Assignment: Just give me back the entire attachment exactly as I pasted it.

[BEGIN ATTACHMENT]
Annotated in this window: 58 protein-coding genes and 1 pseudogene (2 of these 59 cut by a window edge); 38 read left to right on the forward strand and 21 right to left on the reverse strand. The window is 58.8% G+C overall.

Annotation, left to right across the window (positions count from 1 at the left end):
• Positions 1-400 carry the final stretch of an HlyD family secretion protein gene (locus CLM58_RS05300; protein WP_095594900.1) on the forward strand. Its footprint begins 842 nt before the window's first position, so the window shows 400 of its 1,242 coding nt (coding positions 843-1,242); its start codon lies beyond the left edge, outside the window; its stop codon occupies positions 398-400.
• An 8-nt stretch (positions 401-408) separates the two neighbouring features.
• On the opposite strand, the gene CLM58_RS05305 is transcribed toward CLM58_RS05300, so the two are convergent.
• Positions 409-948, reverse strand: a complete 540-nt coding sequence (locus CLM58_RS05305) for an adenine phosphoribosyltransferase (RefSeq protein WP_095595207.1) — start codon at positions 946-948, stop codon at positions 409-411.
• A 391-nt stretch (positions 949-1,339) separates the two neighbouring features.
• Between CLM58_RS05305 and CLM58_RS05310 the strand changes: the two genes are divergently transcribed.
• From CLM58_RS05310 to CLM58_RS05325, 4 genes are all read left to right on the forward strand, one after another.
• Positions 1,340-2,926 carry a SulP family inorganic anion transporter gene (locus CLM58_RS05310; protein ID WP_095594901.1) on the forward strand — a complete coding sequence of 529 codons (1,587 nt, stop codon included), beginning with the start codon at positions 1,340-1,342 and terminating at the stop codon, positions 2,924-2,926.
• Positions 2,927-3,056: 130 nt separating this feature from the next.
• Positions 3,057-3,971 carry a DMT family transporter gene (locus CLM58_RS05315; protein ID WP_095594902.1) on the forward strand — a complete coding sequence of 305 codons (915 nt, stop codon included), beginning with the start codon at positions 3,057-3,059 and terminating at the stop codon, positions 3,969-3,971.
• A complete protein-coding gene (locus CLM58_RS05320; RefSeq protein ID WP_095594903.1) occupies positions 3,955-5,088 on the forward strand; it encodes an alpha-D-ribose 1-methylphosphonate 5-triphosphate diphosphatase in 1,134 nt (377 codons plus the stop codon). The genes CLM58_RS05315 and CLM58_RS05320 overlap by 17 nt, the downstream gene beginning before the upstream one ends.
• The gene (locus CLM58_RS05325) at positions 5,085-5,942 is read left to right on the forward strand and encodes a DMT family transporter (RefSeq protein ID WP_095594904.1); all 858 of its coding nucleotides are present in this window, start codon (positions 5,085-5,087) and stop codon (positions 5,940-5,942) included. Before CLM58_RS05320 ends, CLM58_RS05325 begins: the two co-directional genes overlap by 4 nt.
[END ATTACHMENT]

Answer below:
Annotated in this window: 58 protein-coding genes and 1 pseudogene (2 of these 59 cut by a window edge); 38 read left to right on the forward strand and 21 right to left on the reverse strand. The window is 58.8% G+C overall.

Annotation, left to right across the window (positions count from 1 at the left end):
• Positions 1-400 carry the final stretch of an HlyD family secretion protein gene (locus CLM58_RS05300; protein WP_095594900.1) on the forward strand. Its footprint begins 842 nt before the window's first position, so the window shows 400 of its 1,242 coding nt (coding positions 843-1,242); its start codon lies beyond the left edge, outside the window; its stop codon occupies positions 398-400.
• An 8-nt stretch (positions 401-408) separates the two neighbouring features.
• On the opposite strand, the gene CLM58_RS05305 is transcribed toward CLM58_RS05300, so the two are convergent.
• Positions 409-948, reverse strand: a complete 540-nt coding sequence (locus CLM58_RS05305) for an adenine phosphoribosyltransferase (RefSeq protein WP_095595207.1) — start codon at positions 946-948, stop codon at positions 409-411.
• A 391-nt stretch (positions 949-1,339) separates the two neighbouring features.
• Between CLM58_RS05305 and CLM58_RS05310 the strand changes: the two genes are divergently transcribed.
• From CLM58_RS05310 to CLM58_RS05325, 4 genes are all read left to right on the forward strand, one after another.
• Positions 1,340-2,926 carry a SulP family inorganic anion transporter gene (locus CLM58_RS05310; protein ID WP_095594901.1) on the forward strand — a complete coding sequence of 529 codons (1,587 nt, stop codon included), beginning with the start codon at positions 1,340-1,342 and terminating at the stop codon, positions 2,924-2,926.
• Positions 2,927-3,056: 130 nt separating this feature from the next.
• Positions 3,057-3,971 carry a DMT family transporter gene (locus CLM58_RS05315; protein ID WP_095594902.1) on the forward strand — a complete coding sequence of 305 codons (915 nt, stop codon included), beginning with the start codon at positions 3,057-3,059 and terminating at the stop codon, positions 3,969-3,971.
• A complete protein-coding gene (locus CLM58_RS05320; RefSeq protein ID WP_095594903.1) occupies positions 3,955-5,088 on the forward strand; it encodes an alpha-D-ribose 1-methylphosphonate 5-triphosphate diphosphatase in 1,134 nt (377 codons plus the stop codon). The genes CLM58_RS05315 and CLM58_RS05320 overlap by 17 nt, the downstream gene beginning before the upstream one ends.
• The gene (locus CLM58_RS05325) at positions 5,085-5,942 is read left to right on the forward strand and encodes a DMT family transporter (RefSeq protein ID WP_095594904.1); all 858 of its coding nucleotides are present in this window, start codon (positions 5,085-5,087) and stop codon (positions 5,940-5,942) included. Before CLM58_RS05320 ends, CLM58_RS05325 begins: the two co-directional genes overlap by 4 nt.